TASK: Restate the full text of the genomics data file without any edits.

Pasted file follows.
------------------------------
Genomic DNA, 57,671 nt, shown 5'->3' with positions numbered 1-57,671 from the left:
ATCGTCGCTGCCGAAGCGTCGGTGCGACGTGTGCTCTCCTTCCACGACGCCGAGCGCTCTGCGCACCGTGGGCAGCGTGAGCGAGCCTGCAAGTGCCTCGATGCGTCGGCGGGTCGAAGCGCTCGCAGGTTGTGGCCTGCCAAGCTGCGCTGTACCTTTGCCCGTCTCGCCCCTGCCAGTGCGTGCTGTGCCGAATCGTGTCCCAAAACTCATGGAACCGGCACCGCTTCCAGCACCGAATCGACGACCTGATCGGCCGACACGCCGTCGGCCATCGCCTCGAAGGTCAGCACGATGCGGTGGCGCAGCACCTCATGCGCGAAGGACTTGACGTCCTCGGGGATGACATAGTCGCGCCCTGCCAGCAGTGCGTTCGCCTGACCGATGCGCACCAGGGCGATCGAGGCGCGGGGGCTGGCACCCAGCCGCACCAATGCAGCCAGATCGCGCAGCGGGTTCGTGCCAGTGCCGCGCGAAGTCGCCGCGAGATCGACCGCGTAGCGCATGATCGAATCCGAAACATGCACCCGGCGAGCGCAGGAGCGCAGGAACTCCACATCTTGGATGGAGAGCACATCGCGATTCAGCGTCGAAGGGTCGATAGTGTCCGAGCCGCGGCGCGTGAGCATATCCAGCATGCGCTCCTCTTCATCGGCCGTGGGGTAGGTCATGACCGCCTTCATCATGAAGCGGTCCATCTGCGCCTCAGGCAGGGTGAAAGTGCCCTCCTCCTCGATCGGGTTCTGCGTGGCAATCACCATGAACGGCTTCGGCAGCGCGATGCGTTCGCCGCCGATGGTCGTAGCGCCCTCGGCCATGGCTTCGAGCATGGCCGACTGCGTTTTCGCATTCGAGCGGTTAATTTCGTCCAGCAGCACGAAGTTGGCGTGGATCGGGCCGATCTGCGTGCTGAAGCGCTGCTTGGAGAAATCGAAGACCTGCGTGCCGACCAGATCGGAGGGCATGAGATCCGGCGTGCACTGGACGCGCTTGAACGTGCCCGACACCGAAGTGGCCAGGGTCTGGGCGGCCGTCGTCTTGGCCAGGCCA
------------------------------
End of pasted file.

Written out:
Genomic DNA, 57,671 nt, shown 5'->3' with positions numbered 1-57,671 from the left:
ATCGTCGCTGCCGAAGCGTCGGTGCGACGTGTGCTCTCCTTCCACGACGCCGAGCGCTCTGCGCACCGTGGGCAGCGTGAGCGAGCCTGCAAGTGCCTCGATGCGTCGGCGGGTCGAAGCGCTCGCAGGTTGTGGCCTGCCAAGCTGCGCTGTACCTTTGCCCGTCTCGCCCCTGCCAGTGCGTGCTGTGCCGAATCGTGTCCCAAAACTCATGGAACCGGCACCGCTTCCAGCACCGAATCGACGACCTGATCGGCCGACACGCCGTCGGCCATCGCCTCGAAGGTCAGCACGATGCGGTGGCGCAGCACCTCATGCGCGAAGGACTTGACGTCCTCGGGGATGACATAGTCGCGCCCTGCCAGCAGTGCGTTCGCCTGACCGATGCGCACCAGGGCGATCGAGGCGCGGGGGCTGGCACCCAGCCGCACCAATGCAGCCAGATCGCGCAGCGGGTTCGTGCCAGTGCCGCGCGAAGTCGCCGCGAGATCGACCGCGTAGCGCATGATCGAATCCGAAACATGCACCCGGCGAGCGCAGGAGCGCAGGAACTCCACATCTTGGATGGAGAGCACATCGCGATTCAGCGTCGAAGGGTCGATAGTGTCCGAGCCGCGGCGCGTGAGCATATCCAGCATGCGCTCCTCTTCATCGGCCGTGGGGTAGGTCATGACCGCCTTCATCATGAAGCGGTCCATCTGCGCCTCAGGCAGGGTGAAAGTGCCCTCCTCCTCGATCGGGTTCTGCGTGGCAATCACCATGAACGGCTTCGGCAGCGCGATGCGTTCGCCGCCGATGGTCGTAGCGCCCTCGGCCATGGCTTCGAGCATGGCCGACTGCGTTTTCGCATTCGAGCGGTTAATTTCGTCCAGCAGCACGAAGTTGGCGTGGATCGGGCCGATCTGCGTGCTGAAGCGCTGCTTGGAGAAATCGAAGACCTGCGTGCCGACCAGATCGGAGGGCATGAGATCCGGCGTGCACTGGACGCGCTTGAACGTGCCCGACACCGAAGTGGCCAGGGTCTGGGCGGCCGTCGTCTTGGCCAGGCCA